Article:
The 3C Collective: Brand Positioning and Naming for a low cost hand hygiene product for India
The 3C Collective
The 3C Collective is a group of professionals with backgrounds in behavior change, product development, design thinking and hand hygiene in particular. In their early phases they called themselves the 'Clean Hands Inc' and that is when I first engaged with their project to create low cost hand hygiene products for consumers living in Indian slums.
The first phase of working on this project was in the summer of 2011, where as part of the team at Quicksand, we developed quick and dirty prototypes to test some of the basic assumptions the 3C team had about possible innovative formats for their low cost product. The 3C team took the insights about perceptions around hand hygiene further and created a new gel based product, detailing the format, packaging and other details through a second phase with Quicksand in 2013.
In August 2015, the team had a clear idea (after various smaller testing and pilot exercises) of the final formulation of the product, which would be in the format of a gel comprising a special version of a licensed chemical compound. They were in the process of raising money for a pilot at scale, and to that end Helen, one of the co-founders, was in India to figure out the name and the positioning of the brand for their product.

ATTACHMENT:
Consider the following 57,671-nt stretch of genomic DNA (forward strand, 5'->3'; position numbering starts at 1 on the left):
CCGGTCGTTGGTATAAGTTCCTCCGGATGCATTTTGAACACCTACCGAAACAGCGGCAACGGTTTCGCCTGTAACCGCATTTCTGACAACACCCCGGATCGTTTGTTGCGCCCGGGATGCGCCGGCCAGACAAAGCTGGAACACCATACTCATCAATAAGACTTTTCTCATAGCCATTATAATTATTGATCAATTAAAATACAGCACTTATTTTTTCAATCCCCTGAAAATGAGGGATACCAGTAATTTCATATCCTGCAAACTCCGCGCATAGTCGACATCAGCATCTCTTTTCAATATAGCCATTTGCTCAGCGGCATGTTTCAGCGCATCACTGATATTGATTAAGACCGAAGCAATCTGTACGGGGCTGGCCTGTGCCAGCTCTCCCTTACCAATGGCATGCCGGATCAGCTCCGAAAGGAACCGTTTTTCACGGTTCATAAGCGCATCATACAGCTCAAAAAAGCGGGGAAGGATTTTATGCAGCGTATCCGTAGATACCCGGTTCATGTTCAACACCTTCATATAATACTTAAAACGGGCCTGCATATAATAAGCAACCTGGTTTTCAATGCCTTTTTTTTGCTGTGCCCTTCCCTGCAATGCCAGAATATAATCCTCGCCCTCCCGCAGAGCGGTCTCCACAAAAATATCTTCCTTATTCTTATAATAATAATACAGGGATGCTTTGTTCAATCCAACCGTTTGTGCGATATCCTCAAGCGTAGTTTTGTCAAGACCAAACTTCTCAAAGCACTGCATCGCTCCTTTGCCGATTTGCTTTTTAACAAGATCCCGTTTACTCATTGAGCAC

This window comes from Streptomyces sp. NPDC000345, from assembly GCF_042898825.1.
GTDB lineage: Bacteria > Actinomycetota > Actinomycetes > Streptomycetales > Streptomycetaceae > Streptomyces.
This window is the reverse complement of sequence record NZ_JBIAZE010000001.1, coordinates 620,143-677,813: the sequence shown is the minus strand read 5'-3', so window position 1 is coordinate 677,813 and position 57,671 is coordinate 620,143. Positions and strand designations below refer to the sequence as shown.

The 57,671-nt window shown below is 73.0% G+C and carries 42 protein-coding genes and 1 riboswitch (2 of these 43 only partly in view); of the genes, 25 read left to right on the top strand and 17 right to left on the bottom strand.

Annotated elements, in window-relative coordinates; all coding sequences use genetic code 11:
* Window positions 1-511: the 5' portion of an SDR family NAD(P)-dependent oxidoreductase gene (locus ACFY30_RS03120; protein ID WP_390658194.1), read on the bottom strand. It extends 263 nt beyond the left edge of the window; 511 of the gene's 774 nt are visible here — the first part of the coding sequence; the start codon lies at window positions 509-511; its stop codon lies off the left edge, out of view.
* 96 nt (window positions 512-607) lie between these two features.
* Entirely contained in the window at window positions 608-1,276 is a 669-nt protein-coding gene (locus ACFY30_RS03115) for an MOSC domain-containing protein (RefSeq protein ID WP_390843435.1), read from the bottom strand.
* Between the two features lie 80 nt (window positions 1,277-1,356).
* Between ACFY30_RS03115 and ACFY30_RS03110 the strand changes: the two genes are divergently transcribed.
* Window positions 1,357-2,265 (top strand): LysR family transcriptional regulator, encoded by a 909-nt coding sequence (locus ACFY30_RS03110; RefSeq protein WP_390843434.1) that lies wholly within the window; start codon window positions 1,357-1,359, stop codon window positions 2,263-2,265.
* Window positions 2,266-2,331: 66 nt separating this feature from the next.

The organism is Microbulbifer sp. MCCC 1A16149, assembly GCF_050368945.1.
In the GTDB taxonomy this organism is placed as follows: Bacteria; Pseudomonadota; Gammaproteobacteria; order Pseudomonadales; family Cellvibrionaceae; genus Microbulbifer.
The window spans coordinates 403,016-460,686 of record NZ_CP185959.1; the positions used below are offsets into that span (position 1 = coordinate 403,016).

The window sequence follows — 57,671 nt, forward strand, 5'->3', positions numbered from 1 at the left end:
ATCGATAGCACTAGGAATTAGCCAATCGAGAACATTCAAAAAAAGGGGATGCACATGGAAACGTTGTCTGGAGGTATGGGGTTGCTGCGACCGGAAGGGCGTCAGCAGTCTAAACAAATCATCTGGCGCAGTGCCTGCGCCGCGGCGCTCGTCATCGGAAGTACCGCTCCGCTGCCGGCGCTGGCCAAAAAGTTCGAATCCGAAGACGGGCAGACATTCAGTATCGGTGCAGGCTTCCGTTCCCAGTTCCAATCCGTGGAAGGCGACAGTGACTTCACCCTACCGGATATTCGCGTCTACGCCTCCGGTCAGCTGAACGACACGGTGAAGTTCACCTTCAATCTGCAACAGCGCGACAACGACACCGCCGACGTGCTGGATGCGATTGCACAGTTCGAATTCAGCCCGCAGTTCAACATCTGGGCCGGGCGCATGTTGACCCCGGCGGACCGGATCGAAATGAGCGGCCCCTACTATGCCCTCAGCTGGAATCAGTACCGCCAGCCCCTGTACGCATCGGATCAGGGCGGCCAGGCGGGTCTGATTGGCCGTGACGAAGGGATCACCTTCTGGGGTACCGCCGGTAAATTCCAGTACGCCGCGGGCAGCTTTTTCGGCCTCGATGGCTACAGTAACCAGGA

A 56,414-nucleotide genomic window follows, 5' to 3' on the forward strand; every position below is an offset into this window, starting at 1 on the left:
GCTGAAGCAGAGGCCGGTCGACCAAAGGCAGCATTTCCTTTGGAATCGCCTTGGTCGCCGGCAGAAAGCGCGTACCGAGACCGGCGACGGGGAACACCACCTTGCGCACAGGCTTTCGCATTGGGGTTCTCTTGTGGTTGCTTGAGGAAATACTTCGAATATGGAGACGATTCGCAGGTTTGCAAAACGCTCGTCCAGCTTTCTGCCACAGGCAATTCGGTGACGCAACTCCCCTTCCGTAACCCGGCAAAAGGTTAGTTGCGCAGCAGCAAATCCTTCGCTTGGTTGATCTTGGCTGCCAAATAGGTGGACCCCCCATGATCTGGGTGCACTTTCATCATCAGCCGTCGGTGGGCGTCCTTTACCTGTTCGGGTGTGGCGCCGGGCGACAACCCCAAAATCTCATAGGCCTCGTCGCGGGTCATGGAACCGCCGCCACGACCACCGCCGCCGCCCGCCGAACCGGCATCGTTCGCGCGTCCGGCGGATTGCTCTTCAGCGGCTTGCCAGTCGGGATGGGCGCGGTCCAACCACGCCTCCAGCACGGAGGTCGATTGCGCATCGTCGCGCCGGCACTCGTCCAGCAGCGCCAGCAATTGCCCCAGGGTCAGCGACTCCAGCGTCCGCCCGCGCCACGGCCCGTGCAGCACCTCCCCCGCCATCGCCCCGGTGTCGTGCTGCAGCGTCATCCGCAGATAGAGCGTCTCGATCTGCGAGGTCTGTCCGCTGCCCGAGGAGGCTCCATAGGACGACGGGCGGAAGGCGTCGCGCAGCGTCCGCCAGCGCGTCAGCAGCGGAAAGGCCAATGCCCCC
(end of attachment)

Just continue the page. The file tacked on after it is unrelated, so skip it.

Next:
She built a temporary team with three consultants, Aditi, (in the picture below) an expert in marketing and branding in India; Rashmi, a graphic designer and me. My role on the project was mainly to organise, manage and conduct all the workshops in the field.
There were primarily two sets of workshops that we conducted. In an initial set of workshops we worked with individuals in Mumbai who worked in advertising, design, social impact or entrepreneurship to come up with possible names based on an initial set of directions for positioning.
This was followed by a phase in which we parsed these names, created better articulated positions for the brand to take, besides working with Rashmi to realise a few of the names as logos and logotypes, mocking them up on packaging.
Further we tested these ideas of various positions and names with three groups of potential users in different parts of Delhi NCR, to gather insights about which positioning worked and for what reasons.
After this phase of research, the assembled team worked together to parse the positions that worked, and we were able to finalise one of the names and ascertain the positioning and tone that could be tested during the pilot at scale. As of early 2016, the 3C Collective was in the process of raising additional funding and setting up partnerships and a team in India to carry forward the pilot.